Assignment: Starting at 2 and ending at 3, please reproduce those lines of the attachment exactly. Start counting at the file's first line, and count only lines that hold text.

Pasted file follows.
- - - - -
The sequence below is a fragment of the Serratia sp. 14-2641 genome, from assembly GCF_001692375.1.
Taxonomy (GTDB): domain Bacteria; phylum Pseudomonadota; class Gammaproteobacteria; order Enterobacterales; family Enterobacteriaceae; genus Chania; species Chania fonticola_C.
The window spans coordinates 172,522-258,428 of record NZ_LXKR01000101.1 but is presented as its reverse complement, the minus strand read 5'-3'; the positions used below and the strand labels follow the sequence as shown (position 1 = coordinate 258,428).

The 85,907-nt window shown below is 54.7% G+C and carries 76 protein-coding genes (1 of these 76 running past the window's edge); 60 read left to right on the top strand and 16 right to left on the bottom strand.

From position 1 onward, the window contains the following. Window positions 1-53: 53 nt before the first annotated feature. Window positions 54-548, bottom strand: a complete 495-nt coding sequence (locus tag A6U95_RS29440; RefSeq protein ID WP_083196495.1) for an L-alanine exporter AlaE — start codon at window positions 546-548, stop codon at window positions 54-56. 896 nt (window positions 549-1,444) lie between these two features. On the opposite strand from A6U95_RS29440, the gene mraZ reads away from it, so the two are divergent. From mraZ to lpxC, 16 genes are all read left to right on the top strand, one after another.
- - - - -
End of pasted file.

Taxonomy (GTDB): domain Bacteria; phylum Pseudomonadota; class Gammaproteobacteria; order Enterobacterales; family Enterobacteriaceae; genus Chania; species Chania fonticola_C.
The window spans coordinates 172,522-258,428 of record NZ_LXKR01000101.1 but is presented as its reverse complement, the minus strand read 5'-3'; the positions used below and the strand labels follow the sequence as shown (position 1 = coordinate 258,428).